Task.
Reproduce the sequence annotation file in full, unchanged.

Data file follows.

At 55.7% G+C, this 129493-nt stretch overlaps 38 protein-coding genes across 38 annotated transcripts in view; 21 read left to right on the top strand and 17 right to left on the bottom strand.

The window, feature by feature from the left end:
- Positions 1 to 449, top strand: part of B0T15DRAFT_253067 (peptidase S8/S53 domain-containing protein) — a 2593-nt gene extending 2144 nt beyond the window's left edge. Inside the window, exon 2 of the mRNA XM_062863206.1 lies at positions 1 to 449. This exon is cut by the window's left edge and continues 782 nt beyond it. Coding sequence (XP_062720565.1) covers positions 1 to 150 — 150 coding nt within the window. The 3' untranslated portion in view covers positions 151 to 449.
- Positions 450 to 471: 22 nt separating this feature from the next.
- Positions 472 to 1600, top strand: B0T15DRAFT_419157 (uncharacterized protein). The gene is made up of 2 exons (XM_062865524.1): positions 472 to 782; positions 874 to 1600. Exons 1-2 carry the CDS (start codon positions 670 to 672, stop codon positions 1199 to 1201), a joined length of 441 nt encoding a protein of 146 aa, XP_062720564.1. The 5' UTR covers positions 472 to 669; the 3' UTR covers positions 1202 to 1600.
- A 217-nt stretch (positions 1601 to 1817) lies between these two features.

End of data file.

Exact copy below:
At 55.7% G+C, this 129493-nt stretch overlaps 38 protein-coding genes across 38 annotated transcripts in view; 21 read left to right on the top strand and 17 right to left on the bottom strand.

The window, feature by feature from the left end:
- Positions 1 to 449, top strand: part of B0T15DRAFT_253067 (peptidase S8/S53 domain-containing protein) — a 2593-nt gene extending 2144 nt beyond the window's left edge. Inside the window, exon 2 of the mRNA XM_062863206.1 lies at positions 1 to 449. This exon is cut by the window's left edge and continues 782 nt beyond it. Coding sequence (XP_062720565.1) covers positions 1 to 150 — 150 coding nt within the window. The 3' untranslated portion in view covers positions 151 to 449.
- Positions 450 to 471: 22 nt separating this feature from the next.
- Positions 472 to 1600, top strand: B0T15DRAFT_419157 (uncharacterized protein). The gene is made up of 2 exons (XM_062865524.1): positions 472 to 782; positions 874 to 1600. Exons 1-2 carry the CDS (start codon positions 670 to 672, stop codon positions 1199 to 1201), a joined length of 441 nt encoding a protein of 146 aa, XP_062720564.1. The 5' UTR covers positions 472 to 669; the 3' UTR covers positions 1202 to 1600.
- A 217-nt stretch (positions 1601 to 1817) lies between these two features.